In 1934, Nelson Rounsevell wrote “If there is someone whose life and activities are identified with the Isthmus and deserve that his achievements be written, that someone is Monniche.

Tollef Bache Monniche was born on August 27 of 1874 in Surnadalen, Norway. His parents were Carl Alexander Monniche and Sofia Gudrun Bache. He lived in his hometown during his early childhood, and in 1894 he graduated from Norway School of War in Oslo. He served as a lieutenant in the Norwegian Royal Army, while studying civil engineering in the University of Dresde, Germany. Where he graduated with honors in 1901. Almost immediately he moved to United States.

Since he graduated from the most advanced university of civil engineering, his professional career in the United States was astonishing. Among some of the works he undertook we find the viaduct of Manhattan Valley, the New York Subway (over Riverside Drive), the Railroad of Pennsylvania, many subways and elevated railways in Philadelphia (for Rapid Transit Co,). concrete retaining walls for the Subway of Philadelphia , The Railroad Station of Pennsylvania in Washington, the New York River Bridge and the East River Bridge (Both bridges in Virginia).

In October of 1907, Monniche receive a call from Washington proposing hime  a project for 10 years: the construction the Panama Canal. Tollef accepted and his first job as assistant engineer was in the Division of Locks and Dams in the Commission of Canal of the Isthmus, in Washington. But he was transferred the next year to Panama, as design engineer in charge of six emergency dams for the locks.

These Dams were a peerless element of the Canal. None of the characteristics of the unbelievable structure had precedents. It did not exist any model of design and the heaviest structure weighted around 2 800 tons. The Dams of Monniche, as they were called, weighted 3 400 tons.

Monniche finished the extraordinary work on 1914, so he was assigned as Dike Engineer in charge of the design and construction of Cristobal Dock Terminal of the Panama Railroad in Colon. In 1917, he resigned to the service and retired to leave in the mountains of Boquete with his wife.

The lovely wife of Monniche, Julia Trible Huger, was descendant of the first colonizing families of the United States. Her grandfather was very well-known in the south, especially in Virginia, her hometown. Julia took with her to the high lands of Boquete a sword of her ancestors that was used in the Independence War of the Thirteen Colonies (1773 - 1783).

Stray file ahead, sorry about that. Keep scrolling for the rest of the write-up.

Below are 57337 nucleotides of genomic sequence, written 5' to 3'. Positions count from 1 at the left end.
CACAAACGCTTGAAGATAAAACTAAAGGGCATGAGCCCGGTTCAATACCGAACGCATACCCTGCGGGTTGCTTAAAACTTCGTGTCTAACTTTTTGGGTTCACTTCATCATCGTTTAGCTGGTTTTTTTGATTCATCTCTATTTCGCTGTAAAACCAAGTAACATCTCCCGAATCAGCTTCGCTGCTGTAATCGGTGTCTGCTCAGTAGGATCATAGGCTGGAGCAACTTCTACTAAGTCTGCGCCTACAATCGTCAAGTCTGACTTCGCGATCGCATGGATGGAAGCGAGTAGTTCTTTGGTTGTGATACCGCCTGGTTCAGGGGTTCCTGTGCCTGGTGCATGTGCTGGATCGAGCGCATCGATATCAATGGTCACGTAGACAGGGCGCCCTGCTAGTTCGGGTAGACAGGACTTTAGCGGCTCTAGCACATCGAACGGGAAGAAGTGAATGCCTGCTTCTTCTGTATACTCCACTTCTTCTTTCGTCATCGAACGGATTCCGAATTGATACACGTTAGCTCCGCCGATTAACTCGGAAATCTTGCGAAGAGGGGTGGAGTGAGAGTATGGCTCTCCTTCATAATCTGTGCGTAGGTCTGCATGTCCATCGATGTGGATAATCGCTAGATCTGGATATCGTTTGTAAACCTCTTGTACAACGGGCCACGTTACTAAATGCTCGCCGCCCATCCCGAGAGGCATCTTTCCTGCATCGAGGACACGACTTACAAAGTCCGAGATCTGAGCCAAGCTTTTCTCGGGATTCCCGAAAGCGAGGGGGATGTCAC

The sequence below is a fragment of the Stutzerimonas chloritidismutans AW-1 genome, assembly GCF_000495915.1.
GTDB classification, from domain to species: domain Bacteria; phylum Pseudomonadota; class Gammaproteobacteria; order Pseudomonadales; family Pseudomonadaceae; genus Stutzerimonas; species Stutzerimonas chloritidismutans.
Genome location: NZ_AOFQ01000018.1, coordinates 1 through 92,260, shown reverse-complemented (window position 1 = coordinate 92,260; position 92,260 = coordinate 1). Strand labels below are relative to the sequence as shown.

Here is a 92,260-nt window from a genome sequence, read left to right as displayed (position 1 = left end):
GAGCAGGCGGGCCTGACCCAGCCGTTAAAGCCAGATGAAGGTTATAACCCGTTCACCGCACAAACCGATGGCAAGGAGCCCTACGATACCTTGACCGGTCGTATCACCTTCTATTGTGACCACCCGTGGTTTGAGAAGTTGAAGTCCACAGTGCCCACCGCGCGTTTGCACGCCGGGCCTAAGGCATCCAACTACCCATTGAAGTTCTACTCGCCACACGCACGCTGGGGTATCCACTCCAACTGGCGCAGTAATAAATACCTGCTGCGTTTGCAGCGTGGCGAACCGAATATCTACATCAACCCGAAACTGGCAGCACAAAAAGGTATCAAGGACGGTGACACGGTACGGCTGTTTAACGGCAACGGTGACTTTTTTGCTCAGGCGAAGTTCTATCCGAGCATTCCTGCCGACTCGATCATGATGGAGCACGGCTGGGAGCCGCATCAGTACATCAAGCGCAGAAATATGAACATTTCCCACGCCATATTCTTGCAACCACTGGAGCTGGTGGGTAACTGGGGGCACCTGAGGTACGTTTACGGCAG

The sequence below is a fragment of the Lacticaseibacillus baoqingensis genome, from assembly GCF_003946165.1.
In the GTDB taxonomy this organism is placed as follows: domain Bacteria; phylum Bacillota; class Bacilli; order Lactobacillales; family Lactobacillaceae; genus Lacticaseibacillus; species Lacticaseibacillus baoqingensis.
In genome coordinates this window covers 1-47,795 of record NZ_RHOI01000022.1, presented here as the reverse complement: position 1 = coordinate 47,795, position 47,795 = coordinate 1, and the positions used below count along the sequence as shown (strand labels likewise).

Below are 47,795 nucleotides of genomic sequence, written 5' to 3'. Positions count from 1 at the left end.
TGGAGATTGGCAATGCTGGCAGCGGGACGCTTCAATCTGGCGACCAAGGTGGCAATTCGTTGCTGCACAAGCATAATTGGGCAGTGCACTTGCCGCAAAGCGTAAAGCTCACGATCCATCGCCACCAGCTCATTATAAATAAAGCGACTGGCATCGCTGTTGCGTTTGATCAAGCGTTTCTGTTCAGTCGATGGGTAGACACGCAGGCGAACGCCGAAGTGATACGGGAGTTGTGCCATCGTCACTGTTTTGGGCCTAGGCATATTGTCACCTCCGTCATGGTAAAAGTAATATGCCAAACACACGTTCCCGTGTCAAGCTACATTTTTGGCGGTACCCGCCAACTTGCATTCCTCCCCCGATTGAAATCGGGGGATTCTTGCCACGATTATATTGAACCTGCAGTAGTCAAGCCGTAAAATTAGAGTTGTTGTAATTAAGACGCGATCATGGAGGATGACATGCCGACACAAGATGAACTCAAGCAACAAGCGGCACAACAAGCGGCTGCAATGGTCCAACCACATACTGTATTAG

When Monniche arrived to Boquete, He bought from a farmer a property named “Lerida” (Named after a city founded by Moors in Spain). Even though he thought to stay just for a while to recover from the hard work of ten long years, he built a house with the wood from the place and began to consider to start a coffee farm.

In those times the journey took 5 days from Panama City to David, and 2 more days on horse to get to Boquete, where only one trail could take you to “Lerida”.

When the Monniche got to live there for the first time in “ Lerida”, they used kerosene lamps and brought water from a brook. Mrs. Julia used to cook on a wood burning stove.

The singular couple ended up owning 365 hectares. Green coffee, vegetables, and diverse fruits like: strawberries, pears, blackberries, and plums surrounded their new home. From Guatemala, Monniche brought varieties avocados that today they grow all over Boquete. They raised turkeys, chicken, cows, and horses. They open and administrative office to supply their numerous employees with articles of first necessity.

Even though austere and disciplined, The Monniche knew how to earn the love of the people who met them. Tollef, overall, was a very fair man; he paid to every pawn regarding the job they had performed. Some of his foremen were: Andres Gutiérrez, Nicolas Guerra, Cruz Abrego and Zacarias Pitti.